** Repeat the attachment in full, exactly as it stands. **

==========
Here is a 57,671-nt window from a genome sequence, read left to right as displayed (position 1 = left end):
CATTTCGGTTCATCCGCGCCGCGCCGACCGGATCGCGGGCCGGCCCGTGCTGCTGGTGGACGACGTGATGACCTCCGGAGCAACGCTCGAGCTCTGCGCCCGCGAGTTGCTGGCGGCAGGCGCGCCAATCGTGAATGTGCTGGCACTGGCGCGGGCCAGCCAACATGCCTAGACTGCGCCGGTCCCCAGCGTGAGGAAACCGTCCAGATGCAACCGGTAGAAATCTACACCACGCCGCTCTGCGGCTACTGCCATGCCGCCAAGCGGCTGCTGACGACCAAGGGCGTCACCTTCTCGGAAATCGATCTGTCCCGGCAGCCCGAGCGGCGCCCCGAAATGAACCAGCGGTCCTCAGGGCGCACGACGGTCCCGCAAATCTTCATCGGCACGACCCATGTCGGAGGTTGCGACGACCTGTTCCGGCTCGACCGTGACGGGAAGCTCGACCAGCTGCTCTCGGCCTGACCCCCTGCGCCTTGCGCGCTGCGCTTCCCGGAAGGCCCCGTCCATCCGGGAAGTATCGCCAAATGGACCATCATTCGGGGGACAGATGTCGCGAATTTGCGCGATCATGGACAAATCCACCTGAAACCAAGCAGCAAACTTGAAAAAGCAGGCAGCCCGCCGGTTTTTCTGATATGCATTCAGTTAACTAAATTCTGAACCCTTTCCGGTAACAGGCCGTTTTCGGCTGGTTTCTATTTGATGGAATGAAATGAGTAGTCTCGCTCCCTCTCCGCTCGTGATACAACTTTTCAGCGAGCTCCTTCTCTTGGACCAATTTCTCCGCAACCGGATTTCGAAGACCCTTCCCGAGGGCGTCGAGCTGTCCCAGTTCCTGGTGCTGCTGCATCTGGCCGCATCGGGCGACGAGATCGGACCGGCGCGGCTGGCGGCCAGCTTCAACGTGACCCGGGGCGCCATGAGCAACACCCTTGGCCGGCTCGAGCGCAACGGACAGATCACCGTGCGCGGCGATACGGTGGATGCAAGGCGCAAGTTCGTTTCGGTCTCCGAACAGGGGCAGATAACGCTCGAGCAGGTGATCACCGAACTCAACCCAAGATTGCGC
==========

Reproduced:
Here is a 57,671-nt window from a genome sequence, read left to right as displayed (position 1 = left end):
CATTTCGGTTCATCCGCGCCGCGCCGACCGGATCGCGGGCCGGCCCGTGCTGCTGGTGGACGACGTGATGACCTCCGGAGCAACGCTCGAGCTCTGCGCCCGCGAGTTGCTGGCGGCAGGCGCGCCAATCGTGAATGTGCTGGCACTGGCGCGGGCCAGCCAACATGCCTAGACTGCGCCGGTCCCCAGCGTGAGGAAACCGTCCAGATGCAACCGGTAGAAATCTACACCACGCCGCTCTGCGGCTACTGCCATGCCGCCAAGCGGCTGCTGACGACCAAGGGCGTCACCTTCTCGGAAATCGATCTGTCCCGGCAGCCCGAGCGGCGCCCCGAAATGAACCAGCGGTCCTCAGGGCGCACGACGGTCCCGCAAATCTTCATCGGCACGACCCATGTCGGAGGTTGCGACGACCTGTTCCGGCTCGACCGTGACGGGAAGCTCGACCAGCTGCTCTCGGCCTGACCCCCTGCGCCTTGCGCGCTGCGCTTCCCGGAAGGCCCCGTCCATCCGGGAAGTATCGCCAAATGGACCATCATTCGGGGGACAGATGTCGCGAATTTGCGCGATCATGGACAAATCCACCTGAAACCAAGCAGCAAACTTGAAAAAGCAGGCAGCCCGCCGGTTTTTCTGATATGCATTCAGTTAACTAAATTCTGAACCCTTTCCGGTAACAGGCCGTTTTCGGCTGGTTTCTATTTGATGGAATGAAATGAGTAGTCTCGCTCCCTCTCCGCTCGTGATACAACTTTTCAGCGAGCTCCTTCTCTTGGACCAATTTCTCCGCAACCGGATTTCGAAGACCCTTCCCGAGGGCGTCGAGCTGTCCCAGTTCCTGGTGCTGCTGCATCTGGCCGCATCGGGCGACGAGATCGGACCGGCGCGGCTGGCGGCCAGCTTCAACGTGACCCGGGGCGCCATGAGCAACACCCTTGGCCGGCTCGAGCGCAACGGACAGATCACCGTGCGCGGCGATACGGTGGATGCAAGGCGCAAGTTCGTTTCGGTCTCCGAACAGGGGCAGATAACGCTCGAGCAGGTGATCACCGAACTCAACCCAAGATTGCGC